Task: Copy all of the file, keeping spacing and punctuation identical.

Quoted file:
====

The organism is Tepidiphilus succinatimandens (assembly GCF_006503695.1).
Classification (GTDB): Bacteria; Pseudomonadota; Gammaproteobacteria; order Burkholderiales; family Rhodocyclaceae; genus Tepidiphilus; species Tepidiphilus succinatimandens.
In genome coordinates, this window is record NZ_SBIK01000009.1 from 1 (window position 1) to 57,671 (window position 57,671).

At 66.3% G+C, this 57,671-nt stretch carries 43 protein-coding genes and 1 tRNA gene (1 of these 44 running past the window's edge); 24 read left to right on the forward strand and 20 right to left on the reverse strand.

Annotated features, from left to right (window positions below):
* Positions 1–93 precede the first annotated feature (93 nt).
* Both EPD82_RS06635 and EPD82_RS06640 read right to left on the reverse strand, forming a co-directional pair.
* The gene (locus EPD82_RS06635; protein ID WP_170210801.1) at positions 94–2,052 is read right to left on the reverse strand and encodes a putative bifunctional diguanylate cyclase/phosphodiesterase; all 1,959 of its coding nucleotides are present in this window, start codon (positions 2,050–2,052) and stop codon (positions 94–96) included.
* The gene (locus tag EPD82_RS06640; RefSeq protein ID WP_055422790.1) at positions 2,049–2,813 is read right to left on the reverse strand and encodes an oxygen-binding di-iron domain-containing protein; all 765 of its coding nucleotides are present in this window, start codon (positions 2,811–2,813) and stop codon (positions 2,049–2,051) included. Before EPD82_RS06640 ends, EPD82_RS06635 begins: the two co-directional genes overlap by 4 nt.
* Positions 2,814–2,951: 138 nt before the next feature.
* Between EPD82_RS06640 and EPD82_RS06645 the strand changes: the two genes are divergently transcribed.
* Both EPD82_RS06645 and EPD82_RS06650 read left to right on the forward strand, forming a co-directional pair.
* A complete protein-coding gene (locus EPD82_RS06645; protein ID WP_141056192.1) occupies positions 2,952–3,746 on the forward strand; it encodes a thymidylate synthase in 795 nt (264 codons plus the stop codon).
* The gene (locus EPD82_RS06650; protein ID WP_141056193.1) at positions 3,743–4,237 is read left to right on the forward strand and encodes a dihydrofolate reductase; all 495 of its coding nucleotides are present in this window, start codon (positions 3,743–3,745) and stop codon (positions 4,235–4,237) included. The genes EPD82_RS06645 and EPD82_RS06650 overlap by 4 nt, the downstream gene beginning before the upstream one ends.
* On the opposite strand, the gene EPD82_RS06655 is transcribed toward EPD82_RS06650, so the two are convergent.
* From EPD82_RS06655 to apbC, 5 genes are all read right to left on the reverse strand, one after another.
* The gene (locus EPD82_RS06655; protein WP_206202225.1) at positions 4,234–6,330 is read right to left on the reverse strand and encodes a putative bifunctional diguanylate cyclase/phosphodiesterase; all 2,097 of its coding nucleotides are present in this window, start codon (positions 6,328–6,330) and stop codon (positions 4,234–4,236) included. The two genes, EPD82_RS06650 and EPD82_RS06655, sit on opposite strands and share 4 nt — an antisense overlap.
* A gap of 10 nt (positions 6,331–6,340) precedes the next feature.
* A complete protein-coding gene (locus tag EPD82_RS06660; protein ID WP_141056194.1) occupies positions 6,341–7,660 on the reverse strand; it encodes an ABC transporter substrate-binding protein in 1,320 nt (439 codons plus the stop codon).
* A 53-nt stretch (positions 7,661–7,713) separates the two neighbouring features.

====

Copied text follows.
The organism is Tepidiphilus succinatimandens (assembly GCF_006503695.1).
Classification (GTDB): Bacteria; Pseudomonadota; Gammaproteobacteria; order Burkholderiales; family Rhodocyclaceae; genus Tepidiphilus; species Tepidiphilus succinatimandens.
In genome coordinates, this window is record NZ_SBIK01000009.1 from 1 (window position 1) to 57,671 (window position 57,671).

At 66.3% G+C, this 57,671-nt stretch carries 43 protein-coding genes and 1 tRNA gene (1 of these 44 running past the window's edge); 24 read left to right on the forward strand and 20 right to left on the reverse strand.

Annotated features, from left to right (window positions below):
* Positions 1–93 precede the first annotated feature (93 nt).
* Both EPD82_RS06635 and EPD82_RS06640 read right to left on the reverse strand, forming a co-directional pair.
* The gene (locus EPD82_RS06635; protein ID WP_170210801.1) at positions 94–2,052 is read right to left on the reverse strand and encodes a putative bifunctional diguanylate cyclase/phosphodiesterase; all 1,959 of its coding nucleotides are present in this window, start codon (positions 2,050–2,052) and stop codon (positions 94–96) included.
* The gene (locus tag EPD82_RS06640; RefSeq protein ID WP_055422790.1) at positions 2,049–2,813 is read right to left on the reverse strand and encodes an oxygen-binding di-iron domain-containing protein; all 765 of its coding nucleotides are present in this window, start codon (positions 2,811–2,813) and stop codon (positions 2,049–2,051) included. Before EPD82_RS06640 ends, EPD82_RS06635 begins: the two co-directional genes overlap by 4 nt.
* Positions 2,814–2,951: 138 nt before the next feature.
* Between EPD82_RS06640 and EPD82_RS06645 the strand changes: the two genes are divergently transcribed.
* Both EPD82_RS06645 and EPD82_RS06650 read left to right on the forward strand, forming a co-directional pair.
* A complete protein-coding gene (locus EPD82_RS06645; protein ID WP_141056192.1) occupies positions 2,952–3,746 on the forward strand; it encodes a thymidylate synthase in 795 nt (264 codons plus the stop codon).
* The gene (locus EPD82_RS06650; protein ID WP_141056193.1) at positions 3,743–4,237 is read left to right on the forward strand and encodes a dihydrofolate reductase; all 495 of its coding nucleotides are present in this window, start codon (positions 3,743–3,745) and stop codon (positions 4,235–4,237) included. The genes EPD82_RS06645 and EPD82_RS06650 overlap by 4 nt, the downstream gene beginning before the upstream one ends.
* On the opposite strand, the gene EPD82_RS06655 is transcribed toward EPD82_RS06650, so the two are convergent.
* From EPD82_RS06655 to apbC, 5 genes are all read right to left on the reverse strand, one after another.
* The gene (locus EPD82_RS06655; protein WP_206202225.1) at positions 4,234–6,330 is read right to left on the reverse strand and encodes a putative bifunctional diguanylate cyclase/phosphodiesterase; all 2,097 of its coding nucleotides are present in this window, start codon (positions 6,328–6,330) and stop codon (positions 4,234–4,236) included. The two genes, EPD82_RS06650 and EPD82_RS06655, sit on opposite strands and share 4 nt — an antisense overlap.
* A gap of 10 nt (positions 6,331–6,340) precedes the next feature.
* A complete protein-coding gene (locus tag EPD82_RS06660; protein ID WP_141056194.1) occupies positions 6,341–7,660 on the reverse strand; it encodes an ABC transporter substrate-binding protein in 1,320 nt (439 codons plus the stop codon).
* A 53-nt stretch (positions 7,661–7,713) separates the two neighbouring features.